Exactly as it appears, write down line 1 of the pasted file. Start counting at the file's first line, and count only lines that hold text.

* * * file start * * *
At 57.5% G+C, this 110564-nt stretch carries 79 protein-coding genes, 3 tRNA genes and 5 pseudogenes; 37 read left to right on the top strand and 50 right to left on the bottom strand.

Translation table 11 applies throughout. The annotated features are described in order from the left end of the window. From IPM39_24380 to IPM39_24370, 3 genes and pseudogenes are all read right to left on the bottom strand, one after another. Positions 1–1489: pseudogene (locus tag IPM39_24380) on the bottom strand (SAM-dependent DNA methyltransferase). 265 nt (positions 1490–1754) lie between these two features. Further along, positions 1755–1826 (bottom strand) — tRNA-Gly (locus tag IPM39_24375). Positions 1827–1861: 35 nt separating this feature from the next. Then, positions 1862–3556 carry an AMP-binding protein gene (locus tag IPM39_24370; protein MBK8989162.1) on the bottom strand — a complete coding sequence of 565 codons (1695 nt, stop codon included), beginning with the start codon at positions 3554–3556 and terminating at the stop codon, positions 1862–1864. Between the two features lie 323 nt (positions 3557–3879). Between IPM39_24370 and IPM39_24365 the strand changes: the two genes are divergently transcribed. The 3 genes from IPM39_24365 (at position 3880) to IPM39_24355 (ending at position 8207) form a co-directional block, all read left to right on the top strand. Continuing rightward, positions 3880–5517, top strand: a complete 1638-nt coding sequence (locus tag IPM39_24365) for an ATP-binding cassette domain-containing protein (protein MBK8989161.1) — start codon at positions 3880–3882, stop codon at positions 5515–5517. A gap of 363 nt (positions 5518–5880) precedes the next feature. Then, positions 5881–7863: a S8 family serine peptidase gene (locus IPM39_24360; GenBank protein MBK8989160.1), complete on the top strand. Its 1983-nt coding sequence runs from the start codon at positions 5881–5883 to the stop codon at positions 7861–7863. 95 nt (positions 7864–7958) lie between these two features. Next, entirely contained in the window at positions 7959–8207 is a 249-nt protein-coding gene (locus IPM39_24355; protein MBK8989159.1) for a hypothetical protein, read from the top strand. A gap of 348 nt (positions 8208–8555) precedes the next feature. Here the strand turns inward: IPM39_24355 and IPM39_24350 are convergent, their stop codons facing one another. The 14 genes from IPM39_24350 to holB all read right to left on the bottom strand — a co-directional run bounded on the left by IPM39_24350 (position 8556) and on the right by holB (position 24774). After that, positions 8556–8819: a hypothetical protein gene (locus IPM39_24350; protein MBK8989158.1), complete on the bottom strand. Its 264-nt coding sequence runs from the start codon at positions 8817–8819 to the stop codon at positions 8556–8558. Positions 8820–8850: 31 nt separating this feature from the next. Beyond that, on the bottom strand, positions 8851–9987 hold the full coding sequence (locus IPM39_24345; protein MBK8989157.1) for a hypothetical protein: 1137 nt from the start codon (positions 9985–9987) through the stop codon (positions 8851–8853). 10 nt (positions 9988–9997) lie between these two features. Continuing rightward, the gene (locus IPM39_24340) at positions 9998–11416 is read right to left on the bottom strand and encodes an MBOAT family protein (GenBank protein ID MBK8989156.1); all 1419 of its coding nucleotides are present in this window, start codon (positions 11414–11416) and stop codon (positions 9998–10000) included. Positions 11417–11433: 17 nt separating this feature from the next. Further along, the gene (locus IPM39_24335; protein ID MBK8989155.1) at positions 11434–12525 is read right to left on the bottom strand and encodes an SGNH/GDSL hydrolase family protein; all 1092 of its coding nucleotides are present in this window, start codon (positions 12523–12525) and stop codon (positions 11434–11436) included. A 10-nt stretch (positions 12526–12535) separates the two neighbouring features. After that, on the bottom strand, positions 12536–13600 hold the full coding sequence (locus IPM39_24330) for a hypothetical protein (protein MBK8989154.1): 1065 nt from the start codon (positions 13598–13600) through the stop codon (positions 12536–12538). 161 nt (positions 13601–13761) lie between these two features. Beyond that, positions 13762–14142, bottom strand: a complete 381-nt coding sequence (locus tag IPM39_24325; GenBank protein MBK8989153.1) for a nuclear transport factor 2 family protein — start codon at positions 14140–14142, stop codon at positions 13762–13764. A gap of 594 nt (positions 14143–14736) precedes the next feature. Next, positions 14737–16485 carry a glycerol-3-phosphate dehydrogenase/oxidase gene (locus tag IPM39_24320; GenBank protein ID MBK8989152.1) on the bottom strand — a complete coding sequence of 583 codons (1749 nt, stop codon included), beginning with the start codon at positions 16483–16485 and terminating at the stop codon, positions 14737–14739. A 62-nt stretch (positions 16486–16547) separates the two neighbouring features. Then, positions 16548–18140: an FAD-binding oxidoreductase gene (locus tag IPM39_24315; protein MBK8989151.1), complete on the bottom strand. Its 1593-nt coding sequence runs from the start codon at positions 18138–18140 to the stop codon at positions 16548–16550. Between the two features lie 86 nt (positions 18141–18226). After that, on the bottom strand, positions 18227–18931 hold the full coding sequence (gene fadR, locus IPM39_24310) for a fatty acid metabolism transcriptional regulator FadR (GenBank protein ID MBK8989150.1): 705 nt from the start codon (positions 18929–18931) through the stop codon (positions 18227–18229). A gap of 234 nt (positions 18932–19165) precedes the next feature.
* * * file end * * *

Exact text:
At 57.5% G+C, this 110564-nt stretch carries 79 protein-coding genes, 3 tRNA genes and 5 pseudogenes; 37 read left to right on the top strand and 50 right to left on the bottom strand.